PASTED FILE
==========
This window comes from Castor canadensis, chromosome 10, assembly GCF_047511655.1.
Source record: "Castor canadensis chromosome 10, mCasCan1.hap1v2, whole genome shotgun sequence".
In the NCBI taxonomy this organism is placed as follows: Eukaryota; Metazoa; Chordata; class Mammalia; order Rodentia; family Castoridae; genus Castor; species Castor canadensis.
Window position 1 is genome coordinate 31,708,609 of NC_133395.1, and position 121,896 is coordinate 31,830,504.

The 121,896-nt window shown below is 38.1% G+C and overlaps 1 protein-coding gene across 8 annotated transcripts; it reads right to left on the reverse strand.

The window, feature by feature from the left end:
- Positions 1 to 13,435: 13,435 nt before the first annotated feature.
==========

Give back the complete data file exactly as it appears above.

This window comes from Castor canadensis, chromosome 10, assembly GCF_047511655.1.
Source record: "Castor canadensis chromosome 10, mCasCan1.hap1v2, whole genome shotgun sequence".
In the NCBI taxonomy this organism is placed as follows: Eukaryota; Metazoa; Chordata; class Mammalia; order Rodentia; family Castoridae; genus Castor; species Castor canadensis.
Window position 1 is genome coordinate 31,708,609 of NC_133395.1, and position 121,896 is coordinate 31,830,504.

The 121,896-nt window shown below is 38.1% G+C and overlaps 1 protein-coding gene across 8 annotated transcripts; it reads right to left on the reverse strand.

The window, feature by feature from the left end:
- Positions 1 to 13,435: 13,435 nt before the first annotated feature.